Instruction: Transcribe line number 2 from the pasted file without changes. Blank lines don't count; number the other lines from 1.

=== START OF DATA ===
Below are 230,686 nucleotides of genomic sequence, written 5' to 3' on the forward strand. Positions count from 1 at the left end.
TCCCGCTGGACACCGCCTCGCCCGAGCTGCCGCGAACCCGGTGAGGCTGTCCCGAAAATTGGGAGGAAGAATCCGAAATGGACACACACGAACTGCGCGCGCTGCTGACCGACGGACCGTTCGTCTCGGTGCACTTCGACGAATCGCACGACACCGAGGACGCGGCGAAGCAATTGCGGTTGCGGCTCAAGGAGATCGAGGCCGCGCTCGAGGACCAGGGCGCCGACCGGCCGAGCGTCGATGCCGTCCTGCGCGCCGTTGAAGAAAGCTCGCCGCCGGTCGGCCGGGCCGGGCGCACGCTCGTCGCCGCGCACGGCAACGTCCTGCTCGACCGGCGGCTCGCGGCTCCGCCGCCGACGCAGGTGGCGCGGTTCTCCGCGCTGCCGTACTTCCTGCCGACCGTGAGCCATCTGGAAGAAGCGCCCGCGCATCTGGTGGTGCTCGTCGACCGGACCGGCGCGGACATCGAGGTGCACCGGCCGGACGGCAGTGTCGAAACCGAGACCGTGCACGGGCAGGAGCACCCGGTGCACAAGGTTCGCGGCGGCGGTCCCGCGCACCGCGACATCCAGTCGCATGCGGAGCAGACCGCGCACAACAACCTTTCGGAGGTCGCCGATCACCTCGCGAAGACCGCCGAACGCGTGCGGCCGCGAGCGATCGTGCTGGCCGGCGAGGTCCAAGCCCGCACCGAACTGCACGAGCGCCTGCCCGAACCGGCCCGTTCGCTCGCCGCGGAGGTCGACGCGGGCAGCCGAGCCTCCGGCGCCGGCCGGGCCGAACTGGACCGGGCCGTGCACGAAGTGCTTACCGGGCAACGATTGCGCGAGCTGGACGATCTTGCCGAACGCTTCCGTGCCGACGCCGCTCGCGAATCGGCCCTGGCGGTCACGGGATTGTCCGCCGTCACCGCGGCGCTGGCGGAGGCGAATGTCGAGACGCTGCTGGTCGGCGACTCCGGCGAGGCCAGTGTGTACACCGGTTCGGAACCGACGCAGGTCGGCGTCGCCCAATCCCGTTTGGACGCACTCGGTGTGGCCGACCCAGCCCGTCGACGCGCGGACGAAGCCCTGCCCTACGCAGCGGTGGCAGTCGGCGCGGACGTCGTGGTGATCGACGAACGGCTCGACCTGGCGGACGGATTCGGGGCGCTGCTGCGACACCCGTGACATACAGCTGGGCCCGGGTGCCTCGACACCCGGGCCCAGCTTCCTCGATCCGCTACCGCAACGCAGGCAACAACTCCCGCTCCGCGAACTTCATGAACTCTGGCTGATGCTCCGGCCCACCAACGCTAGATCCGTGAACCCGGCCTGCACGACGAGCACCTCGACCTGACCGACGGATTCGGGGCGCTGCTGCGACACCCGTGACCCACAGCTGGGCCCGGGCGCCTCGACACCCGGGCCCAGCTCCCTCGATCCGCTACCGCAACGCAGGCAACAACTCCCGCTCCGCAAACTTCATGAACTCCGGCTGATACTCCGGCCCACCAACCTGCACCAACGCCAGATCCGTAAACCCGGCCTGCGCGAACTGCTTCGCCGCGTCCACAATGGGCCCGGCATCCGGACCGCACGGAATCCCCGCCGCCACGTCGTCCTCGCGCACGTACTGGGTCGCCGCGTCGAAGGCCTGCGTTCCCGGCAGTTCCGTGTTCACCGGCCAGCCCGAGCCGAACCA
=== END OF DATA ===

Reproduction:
TCCCGCTGGACACCGCCTCGCCCGAGCTGCCGCGAACCCGGTGAGGCTGTCCCGAAAATTGGGAGGAAGAATCCGAAATGGACACACACGAACTGCGCGCGCTGCTGACCGACGGACCGTTCGTCTCGGTGCACTTCGACGAATCGCACGACACCGAGGACGCGGCGAAGCAATTGCGGTTGCGGCTCAAGGAGATCGAGGCCGCGCTCGAGGACCAGGGCGCCGACCGGCCGAGCGTCGATGCCGTCCTGCGCGCCGTTGAAGAAAGCTCGCCGCCGGTCGGCCGGGCCGGGCGCACGCTCGTCGCCGCGCACGGCAACGTCCTGCTCGACCGGCGGCTCGCGGCTCCGCCGCCGACGCAGGTGGCGCGGTTCTCCGCGCTGCCGTACTTCCTGCCGACCGTGAGCCATCTGGAAGAAGCGCCCGCGCATCTGGTGGTGCTCGTCGACCGGACCGGCGCGGACATCGAGGTGCACCGGCCGGACGGCAGTGTCGAAACCGAGACCGTGCACGGGCAGGAGCACCCGGTGCACAAGGTTCGCGGCGGCGGTCCCGCGCACCGCGACATCCAGTCGCATGCGGAGCAGACCGCGCACAACAACCTTTCGGAGGTCGCCGATCACCTCGCGAAGACCGCCGAACGCGTGCGGCCGCGAGCGATCGTGCTGGCCGGCGAGGTCCAAGCCCGCACCGAACTGCACGAGCGCCTGCCCGAACCGGCCCGTTCGCTCGCCGCGGAGGTCGACGCGGGCAGCCGAGCCTCCGGCGCCGGCCGGGCCGAACTGGACCGGGCCGTGCACGAAGTGCTTACCGGGCAACGATTGCGCGAGCTGGACGATCTTGCCGAACGCTTCCGTGCCGACGCCGCTCGCGAATCGGCCCTGGCGGTCACGGGATTGTCCGCCGTCACCGCGGCGCTGGCGGAGGCGAATGTCGAGACGCTGCTGGTCGGCGACTCCGGCGAGGCCAGTGTGTACACCGGTTCGGAACCGACGCAGGTCGGCGTCGCCCAATCCCGTTTGGACGCACTCGGTGTGGCCGACCCAGCCCGTCGACGCGCGGACGAAGCCCTGCCCTACGCAGCGGTGGCAGTCGGCGCGGACGTCGTGGTGATCGACGAACGGCTCGACCTGGCGGACGGATTCGGGGCGCTGCTGCGACACCCGTGACATACAGCTGGGCCCGGGTGCCTCGACACCCGGGCCCAGCTTCCTCGATCCGCTACCGCAACGCAGGCAACAACTCCCGCTCCGCGAACTTCATGAACTCTGGCTGATGCTCCGGCCCACCAACGCTAGATCCGTGAACCCGGCCTGCACGACGAGCACCTCGACCTGACCGACGGATTCGGGGCGCTGCTGCGACACCCGTGACCCACAGCTGGGCCCGGGCGCCTCGACACCCGGGCCCAGCTCCCTCGATCCGCTACCGCAACGCAGGCAACAACTCCCGCTCCGCAAACTTCATGAACTCCGGCTGATACTCCGGCCCACCAACCTGCACCAACGCCAGATCCGTAAACCCGGCCTGCGCGAACTGCTTCGCCGCGTCCACAATGGGCCCGGCATCCGGACCGCACGGAATCCCCGCCGCCACGTCGTCCTCGCGCACGTACTGGGTCGCCGCGTCGAAGGCCTGCGTTCCCGGCAGTTCCGTGTTCACCGGCCAGCCCGAGCCGAACCA